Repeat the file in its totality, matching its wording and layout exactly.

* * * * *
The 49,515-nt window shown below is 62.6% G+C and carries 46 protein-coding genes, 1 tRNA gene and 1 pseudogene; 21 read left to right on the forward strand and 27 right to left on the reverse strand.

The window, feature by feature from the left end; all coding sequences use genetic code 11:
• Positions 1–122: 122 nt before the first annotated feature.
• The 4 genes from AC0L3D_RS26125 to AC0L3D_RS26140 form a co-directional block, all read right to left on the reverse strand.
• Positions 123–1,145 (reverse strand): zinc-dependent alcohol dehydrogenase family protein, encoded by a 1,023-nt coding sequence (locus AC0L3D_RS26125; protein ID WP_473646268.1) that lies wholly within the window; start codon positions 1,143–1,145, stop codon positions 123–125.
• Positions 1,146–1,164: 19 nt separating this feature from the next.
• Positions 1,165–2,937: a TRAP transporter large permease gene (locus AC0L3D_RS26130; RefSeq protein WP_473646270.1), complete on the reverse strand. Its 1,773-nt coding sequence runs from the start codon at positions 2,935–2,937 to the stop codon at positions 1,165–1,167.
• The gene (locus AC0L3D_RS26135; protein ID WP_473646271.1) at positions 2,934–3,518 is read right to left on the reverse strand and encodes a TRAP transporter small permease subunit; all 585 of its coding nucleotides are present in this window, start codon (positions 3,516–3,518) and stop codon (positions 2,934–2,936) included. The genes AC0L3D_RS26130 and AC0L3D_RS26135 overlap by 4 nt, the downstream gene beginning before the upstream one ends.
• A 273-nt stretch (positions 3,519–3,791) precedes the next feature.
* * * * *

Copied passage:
The 49,515-nt window shown below is 62.6% G+C and carries 46 protein-coding genes, 1 tRNA gene and 1 pseudogene; 21 read left to right on the forward strand and 27 right to left on the reverse strand.

The window, feature by feature from the left end; all coding sequences use genetic code 11:
• Positions 1–122: 122 nt before the first annotated feature.
• The 4 genes from AC0L3D_RS26125 to AC0L3D_RS26140 form a co-directional block, all read right to left on the reverse strand.
• Positions 123–1,145 (reverse strand): zinc-dependent alcohol dehydrogenase family protein, encoded by a 1,023-nt coding sequence (locus AC0L3D_RS26125; protein ID WP_473646268.1) that lies wholly within the window; start codon positions 1,143–1,145, stop codon positions 123–125.
• Positions 1,146–1,164: 19 nt separating this feature from the next.
• Positions 1,165–2,937: a TRAP transporter large permease gene (locus AC0L3D_RS26130; RefSeq protein WP_473646270.1), complete on the reverse strand. Its 1,773-nt coding sequence runs from the start codon at positions 2,935–2,937 to the stop codon at positions 1,165–1,167.
• The gene (locus AC0L3D_RS26135; protein ID WP_473646271.1) at positions 2,934–3,518 is read right to left on the reverse strand and encodes a TRAP transporter small permease subunit; all 585 of its coding nucleotides are present in this window, start codon (positions 3,516–3,518) and stop codon (positions 2,934–2,936) included. The genes AC0L3D_RS26130 and AC0L3D_RS26135 overlap by 4 nt, the downstream gene beginning before the upstream one ends.
• A 273-nt stretch (positions 3,519–3,791) precedes the next feature.